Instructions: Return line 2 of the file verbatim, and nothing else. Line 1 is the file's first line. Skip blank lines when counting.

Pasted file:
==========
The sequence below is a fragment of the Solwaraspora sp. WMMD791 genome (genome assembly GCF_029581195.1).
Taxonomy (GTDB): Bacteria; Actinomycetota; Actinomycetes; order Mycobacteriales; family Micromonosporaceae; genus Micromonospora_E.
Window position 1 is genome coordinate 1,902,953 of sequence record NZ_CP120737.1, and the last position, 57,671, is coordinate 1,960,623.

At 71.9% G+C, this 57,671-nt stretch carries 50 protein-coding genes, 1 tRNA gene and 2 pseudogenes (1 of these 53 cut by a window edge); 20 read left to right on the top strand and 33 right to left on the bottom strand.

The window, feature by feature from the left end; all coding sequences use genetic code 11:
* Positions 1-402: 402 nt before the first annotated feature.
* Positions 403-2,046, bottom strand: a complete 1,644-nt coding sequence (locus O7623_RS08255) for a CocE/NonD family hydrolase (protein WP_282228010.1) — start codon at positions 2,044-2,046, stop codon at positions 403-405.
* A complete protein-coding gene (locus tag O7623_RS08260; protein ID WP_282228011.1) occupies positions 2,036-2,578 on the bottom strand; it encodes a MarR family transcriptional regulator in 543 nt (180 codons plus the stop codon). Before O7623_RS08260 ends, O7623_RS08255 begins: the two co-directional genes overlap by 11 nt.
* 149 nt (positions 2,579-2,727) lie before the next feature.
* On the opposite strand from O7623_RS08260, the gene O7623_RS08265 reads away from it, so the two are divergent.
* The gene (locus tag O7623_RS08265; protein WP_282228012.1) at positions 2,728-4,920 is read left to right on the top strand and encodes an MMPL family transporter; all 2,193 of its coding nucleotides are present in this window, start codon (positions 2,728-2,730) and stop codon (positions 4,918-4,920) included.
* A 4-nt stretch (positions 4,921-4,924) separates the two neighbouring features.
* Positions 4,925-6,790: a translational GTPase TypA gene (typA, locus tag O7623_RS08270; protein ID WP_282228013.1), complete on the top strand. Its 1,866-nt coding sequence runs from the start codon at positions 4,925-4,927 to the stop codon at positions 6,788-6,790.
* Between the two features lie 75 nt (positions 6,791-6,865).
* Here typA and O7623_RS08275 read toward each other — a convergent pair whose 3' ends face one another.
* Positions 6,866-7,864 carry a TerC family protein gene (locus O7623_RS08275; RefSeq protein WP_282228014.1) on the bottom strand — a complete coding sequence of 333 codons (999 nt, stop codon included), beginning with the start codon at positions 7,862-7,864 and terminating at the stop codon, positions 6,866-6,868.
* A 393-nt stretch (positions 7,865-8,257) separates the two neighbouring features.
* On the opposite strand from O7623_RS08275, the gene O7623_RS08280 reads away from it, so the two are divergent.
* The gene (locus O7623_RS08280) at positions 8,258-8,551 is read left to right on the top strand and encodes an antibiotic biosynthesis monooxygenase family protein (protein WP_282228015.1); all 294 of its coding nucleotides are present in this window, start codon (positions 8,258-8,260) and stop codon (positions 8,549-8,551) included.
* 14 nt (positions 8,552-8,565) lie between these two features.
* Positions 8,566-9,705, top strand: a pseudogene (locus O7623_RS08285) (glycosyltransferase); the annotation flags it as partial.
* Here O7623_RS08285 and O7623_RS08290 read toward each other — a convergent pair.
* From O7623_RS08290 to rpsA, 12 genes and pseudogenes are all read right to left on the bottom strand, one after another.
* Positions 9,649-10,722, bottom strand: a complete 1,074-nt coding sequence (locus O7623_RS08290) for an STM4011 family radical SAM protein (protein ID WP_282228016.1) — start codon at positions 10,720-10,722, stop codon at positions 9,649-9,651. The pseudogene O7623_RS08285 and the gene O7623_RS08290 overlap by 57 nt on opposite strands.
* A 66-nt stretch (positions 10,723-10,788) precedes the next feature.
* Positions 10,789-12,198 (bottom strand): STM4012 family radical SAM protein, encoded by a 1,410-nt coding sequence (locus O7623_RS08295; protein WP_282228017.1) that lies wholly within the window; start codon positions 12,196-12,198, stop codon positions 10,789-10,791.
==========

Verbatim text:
Taxonomy (GTDB): Bacteria; Actinomycetota; Actinomycetes; order Mycobacteriales; family Micromonosporaceae; genus Micromonospora_E.